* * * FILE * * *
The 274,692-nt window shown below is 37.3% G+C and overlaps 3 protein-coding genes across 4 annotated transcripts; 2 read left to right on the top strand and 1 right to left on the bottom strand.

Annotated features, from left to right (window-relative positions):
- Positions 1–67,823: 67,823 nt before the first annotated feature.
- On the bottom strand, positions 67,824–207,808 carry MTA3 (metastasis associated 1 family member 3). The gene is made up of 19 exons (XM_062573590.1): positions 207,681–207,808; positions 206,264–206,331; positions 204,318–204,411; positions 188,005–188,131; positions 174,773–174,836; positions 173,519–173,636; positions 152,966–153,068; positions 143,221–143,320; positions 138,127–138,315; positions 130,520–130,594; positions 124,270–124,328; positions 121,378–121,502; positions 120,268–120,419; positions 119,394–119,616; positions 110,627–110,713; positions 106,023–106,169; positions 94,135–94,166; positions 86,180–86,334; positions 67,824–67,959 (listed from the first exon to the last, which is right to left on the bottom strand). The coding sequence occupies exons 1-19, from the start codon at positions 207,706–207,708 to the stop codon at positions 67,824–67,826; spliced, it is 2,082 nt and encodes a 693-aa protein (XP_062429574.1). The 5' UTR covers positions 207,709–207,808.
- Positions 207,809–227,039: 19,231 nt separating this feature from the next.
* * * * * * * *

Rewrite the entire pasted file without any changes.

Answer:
The 274,692-nt window shown below is 37.3% G+C and overlaps 3 protein-coding genes across 4 annotated transcripts; 2 read left to right on the top strand and 1 right to left on the bottom strand.

Annotated features, from left to right (window-relative positions):
- Positions 1–67,823: 67,823 nt before the first annotated feature.
- On the bottom strand, positions 67,824–207,808 carry MTA3 (metastasis associated 1 family member 3). The gene is made up of 19 exons (XM_062573590.1): positions 207,681–207,808; positions 206,264–206,331; positions 204,318–204,411; positions 188,005–188,131; positions 174,773–174,836; positions 173,519–173,636; positions 152,966–153,068; positions 143,221–143,320; positions 138,127–138,315; positions 130,520–130,594; positions 124,270–124,328; positions 121,378–121,502; positions 120,268–120,419; positions 119,394–119,616; positions 110,627–110,713; positions 106,023–106,169; positions 94,135–94,166; positions 86,180–86,334; positions 67,824–67,959 (listed from the first exon to the last, which is right to left on the bottom strand). The coding sequence occupies exons 1-19, from the start codon at positions 207,706–207,708 to the stop codon at positions 67,824–67,826; spliced, it is 2,082 nt and encodes a 693-aa protein (XP_062429574.1). The 5' UTR covers positions 207,709–207,808.
- Positions 207,809–227,039: 19,231 nt separating this feature from the next.